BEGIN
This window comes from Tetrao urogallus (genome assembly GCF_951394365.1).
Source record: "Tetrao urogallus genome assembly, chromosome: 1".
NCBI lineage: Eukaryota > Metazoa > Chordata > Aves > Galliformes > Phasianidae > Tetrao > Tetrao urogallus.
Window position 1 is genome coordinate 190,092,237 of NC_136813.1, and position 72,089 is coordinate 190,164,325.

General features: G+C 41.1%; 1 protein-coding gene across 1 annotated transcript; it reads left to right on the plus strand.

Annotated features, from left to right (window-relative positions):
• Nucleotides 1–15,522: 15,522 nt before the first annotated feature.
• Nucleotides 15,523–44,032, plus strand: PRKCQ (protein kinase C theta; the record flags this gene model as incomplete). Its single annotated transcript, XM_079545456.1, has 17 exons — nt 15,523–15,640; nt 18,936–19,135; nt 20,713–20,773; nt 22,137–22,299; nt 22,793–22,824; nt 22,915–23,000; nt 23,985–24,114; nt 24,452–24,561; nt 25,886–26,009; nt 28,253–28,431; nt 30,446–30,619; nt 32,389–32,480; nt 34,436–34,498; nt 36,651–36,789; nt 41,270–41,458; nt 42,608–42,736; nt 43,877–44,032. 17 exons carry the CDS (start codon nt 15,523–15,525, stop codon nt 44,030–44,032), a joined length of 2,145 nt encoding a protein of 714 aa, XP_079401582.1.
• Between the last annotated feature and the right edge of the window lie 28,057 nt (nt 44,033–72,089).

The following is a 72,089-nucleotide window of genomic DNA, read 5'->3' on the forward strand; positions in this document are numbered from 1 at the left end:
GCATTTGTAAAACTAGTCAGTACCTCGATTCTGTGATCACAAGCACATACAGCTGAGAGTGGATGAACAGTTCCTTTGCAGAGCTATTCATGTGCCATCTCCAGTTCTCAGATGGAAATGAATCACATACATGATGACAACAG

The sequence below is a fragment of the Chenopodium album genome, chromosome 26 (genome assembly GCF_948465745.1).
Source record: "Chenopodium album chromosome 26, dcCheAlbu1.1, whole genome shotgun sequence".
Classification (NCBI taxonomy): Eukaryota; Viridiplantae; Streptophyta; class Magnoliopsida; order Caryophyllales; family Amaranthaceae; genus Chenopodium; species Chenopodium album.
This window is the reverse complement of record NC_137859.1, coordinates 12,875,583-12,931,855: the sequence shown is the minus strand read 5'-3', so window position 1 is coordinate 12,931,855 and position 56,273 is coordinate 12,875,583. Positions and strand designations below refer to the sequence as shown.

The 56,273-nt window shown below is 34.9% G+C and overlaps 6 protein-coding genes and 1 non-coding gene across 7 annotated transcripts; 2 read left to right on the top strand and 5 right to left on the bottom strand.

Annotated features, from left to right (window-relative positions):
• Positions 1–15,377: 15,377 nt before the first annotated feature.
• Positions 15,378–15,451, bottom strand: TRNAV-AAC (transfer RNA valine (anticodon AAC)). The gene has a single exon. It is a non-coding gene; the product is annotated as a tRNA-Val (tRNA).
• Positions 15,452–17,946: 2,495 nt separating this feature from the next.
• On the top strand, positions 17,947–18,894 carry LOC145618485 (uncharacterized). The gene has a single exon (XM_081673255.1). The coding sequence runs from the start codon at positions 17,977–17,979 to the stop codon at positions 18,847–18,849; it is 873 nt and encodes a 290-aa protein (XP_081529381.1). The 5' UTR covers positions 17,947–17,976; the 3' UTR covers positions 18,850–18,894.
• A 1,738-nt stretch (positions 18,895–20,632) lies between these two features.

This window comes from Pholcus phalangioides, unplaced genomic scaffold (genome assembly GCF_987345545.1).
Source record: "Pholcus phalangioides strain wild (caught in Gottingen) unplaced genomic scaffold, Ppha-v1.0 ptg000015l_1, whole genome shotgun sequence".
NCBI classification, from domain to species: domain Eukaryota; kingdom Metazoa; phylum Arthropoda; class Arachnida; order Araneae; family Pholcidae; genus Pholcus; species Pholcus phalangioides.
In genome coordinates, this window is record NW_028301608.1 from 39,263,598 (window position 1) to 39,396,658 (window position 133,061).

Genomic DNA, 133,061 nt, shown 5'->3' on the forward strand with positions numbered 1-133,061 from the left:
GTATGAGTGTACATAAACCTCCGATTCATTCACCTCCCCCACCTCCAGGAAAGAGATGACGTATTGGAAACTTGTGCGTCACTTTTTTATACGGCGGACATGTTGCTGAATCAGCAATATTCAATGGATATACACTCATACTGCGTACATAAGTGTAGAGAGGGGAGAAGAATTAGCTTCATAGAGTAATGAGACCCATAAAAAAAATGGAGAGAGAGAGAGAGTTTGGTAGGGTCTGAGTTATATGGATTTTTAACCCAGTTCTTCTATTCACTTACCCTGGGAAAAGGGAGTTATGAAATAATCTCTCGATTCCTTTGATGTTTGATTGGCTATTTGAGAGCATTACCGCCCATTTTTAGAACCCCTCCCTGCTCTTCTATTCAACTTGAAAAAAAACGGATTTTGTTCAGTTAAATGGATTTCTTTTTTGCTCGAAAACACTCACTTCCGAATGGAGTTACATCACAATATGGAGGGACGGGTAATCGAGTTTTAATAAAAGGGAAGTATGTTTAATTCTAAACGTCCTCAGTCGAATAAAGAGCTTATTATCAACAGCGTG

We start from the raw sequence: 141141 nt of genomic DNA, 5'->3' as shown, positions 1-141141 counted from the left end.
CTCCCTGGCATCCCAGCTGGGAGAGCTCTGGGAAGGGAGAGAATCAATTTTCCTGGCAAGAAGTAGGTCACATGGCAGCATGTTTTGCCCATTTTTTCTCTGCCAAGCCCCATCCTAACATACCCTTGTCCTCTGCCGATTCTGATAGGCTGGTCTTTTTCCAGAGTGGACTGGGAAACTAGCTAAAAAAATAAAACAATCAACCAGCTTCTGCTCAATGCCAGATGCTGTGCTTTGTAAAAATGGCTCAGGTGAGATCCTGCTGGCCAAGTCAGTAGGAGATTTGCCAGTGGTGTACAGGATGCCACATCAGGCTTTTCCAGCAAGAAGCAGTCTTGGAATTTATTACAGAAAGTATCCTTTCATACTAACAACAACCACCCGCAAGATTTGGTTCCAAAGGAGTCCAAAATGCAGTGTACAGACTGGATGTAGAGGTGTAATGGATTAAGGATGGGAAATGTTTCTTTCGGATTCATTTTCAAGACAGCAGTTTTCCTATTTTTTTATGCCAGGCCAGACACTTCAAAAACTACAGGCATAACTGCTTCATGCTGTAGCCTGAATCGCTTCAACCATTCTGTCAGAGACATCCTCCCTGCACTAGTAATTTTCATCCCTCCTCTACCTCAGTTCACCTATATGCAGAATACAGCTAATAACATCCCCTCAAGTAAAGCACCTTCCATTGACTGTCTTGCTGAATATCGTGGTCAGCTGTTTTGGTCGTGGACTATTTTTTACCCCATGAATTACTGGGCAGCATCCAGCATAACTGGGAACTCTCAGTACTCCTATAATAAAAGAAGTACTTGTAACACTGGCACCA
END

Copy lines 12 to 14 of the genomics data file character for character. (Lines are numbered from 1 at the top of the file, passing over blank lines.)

The sequence below is a fragment of the Chenopodium album genome, chromosome 26 (genome assembly GCF_948465745.1).
Source record: "Chenopodium album chromosome 26, dcCheAlbu1.1, whole genome shotgun sequence".
Classification (NCBI taxonomy): Eukaryota; Viridiplantae; Streptophyta; class Magnoliopsida; order Caryophyllales; family Amaranthaceae; genus Chenopodium; species Chenopodium album.